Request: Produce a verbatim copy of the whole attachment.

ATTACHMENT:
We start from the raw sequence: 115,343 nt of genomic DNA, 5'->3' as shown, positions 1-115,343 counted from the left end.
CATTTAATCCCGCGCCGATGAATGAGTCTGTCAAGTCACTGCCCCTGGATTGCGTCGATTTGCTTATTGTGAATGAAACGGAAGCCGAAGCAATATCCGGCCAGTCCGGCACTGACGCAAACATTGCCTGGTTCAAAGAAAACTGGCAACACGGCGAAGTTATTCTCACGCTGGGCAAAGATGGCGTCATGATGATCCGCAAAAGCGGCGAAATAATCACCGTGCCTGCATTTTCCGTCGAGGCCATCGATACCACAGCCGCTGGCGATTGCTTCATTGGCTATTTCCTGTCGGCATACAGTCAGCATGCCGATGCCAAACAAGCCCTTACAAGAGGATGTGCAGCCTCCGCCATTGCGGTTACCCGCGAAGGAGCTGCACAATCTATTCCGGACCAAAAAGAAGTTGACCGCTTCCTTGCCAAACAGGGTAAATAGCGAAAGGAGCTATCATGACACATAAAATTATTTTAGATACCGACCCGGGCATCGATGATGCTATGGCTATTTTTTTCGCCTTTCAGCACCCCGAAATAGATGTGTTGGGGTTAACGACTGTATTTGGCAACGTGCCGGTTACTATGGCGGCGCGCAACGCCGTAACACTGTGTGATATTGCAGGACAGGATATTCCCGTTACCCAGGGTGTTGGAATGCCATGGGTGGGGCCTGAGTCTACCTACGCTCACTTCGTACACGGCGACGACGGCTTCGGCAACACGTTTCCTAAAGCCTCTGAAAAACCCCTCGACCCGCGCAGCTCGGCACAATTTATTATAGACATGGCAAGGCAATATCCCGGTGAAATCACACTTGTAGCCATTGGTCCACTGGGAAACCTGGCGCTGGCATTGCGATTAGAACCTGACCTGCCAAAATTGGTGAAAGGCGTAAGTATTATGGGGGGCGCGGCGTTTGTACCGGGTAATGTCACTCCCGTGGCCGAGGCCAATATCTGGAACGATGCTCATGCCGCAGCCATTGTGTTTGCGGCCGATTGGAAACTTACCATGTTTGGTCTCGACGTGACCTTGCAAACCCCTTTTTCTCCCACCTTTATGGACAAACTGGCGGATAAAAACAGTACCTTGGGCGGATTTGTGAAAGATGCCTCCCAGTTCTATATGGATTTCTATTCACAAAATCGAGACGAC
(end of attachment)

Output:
We start from the raw sequence: 115,343 nt of genomic DNA, 5'->3' as shown, positions 1-115,343 counted from the left end.
CATTTAATCCCGCGCCGATGAATGAGTCTGTCAAGTCACTGCCCCTGGATTGCGTCGATTTGCTTATTGTGAATGAAACGGAAGCCGAAGCAATATCCGGCCAGTCCGGCACTGACGCAAACATTGCCTGGTTCAAAGAAAACTGGCAACACGGCGAAGTTATTCTCACGCTGGGCAAAGATGGCGTCATGATGATCCGCAAAAGCGGCGAAATAATCACCGTGCCTGCATTTTCCGTCGAGGCCATCGATACCACAGCCGCTGGCGATTGCTTCATTGGCTATTTCCTGTCGGCATACAGTCAGCATGCCGATGCCAAACAAGCCCTTACAAGAGGATGTGCAGCCTCCGCCATTGCGGTTACCCGCGAAGGAGCTGCACAATCTATTCCGGACCAAAAAGAAGTTGACCGCTTCCTTGCCAAACAGGGTAAATAGCGAAAGGAGCTATCATGACACATAAAATTATTTTAGATACCGACCCGGGCATCGATGATGCTATGGCTATTTTTTTCGCCTTTCAGCACCCCGAAATAGATGTGTTGGGGTTAACGACTGTATTTGGCAACGTGCCGGTTACTATGGCGGCGCGCAACGCCGTAACACTGTGTGATATTGCAGGACAGGATATTCCCGTTACCCAGGGTGTTGGAATGCCATGGGTGGGGCCTGAGTCTACCTACGCTCACTTCGTACACGGCGACGACGGCTTCGGCAACACGTTTCCTAAAGCCTCTGAAAAACCCCTCGACCCGCGCAGCTCGGCACAATTTATTATAGACATGGCAAGGCAATATCCCGGTGAAATCACACTTGTAGCCATTGGTCCACTGGGAAACCTGGCGCTGGCATTGCGATTAGAACCTGACCTGCCAAAATTGGTGAAAGGCGTAAGTATTATGGGGGGCGCGGCGTTTGTACCGGGTAATGTCACTCCCGTGGCCGAGGCCAATATCTGGAACGATGCTCATGCCGCAGCCATTGTGTTTGCGGCCGATTGGAAACTTACCATGTTTGGTCTCGACGTGACCTTGCAAACCCCTTTTTCTCCCACCTTTATGGACAAACTGGCGGATAAAAACAGTACCTTGGGCGGATTTGTGAAAGATGCCTCCCAGTTCTATATGGATTTCTATTCACAAAATCGAGACGAC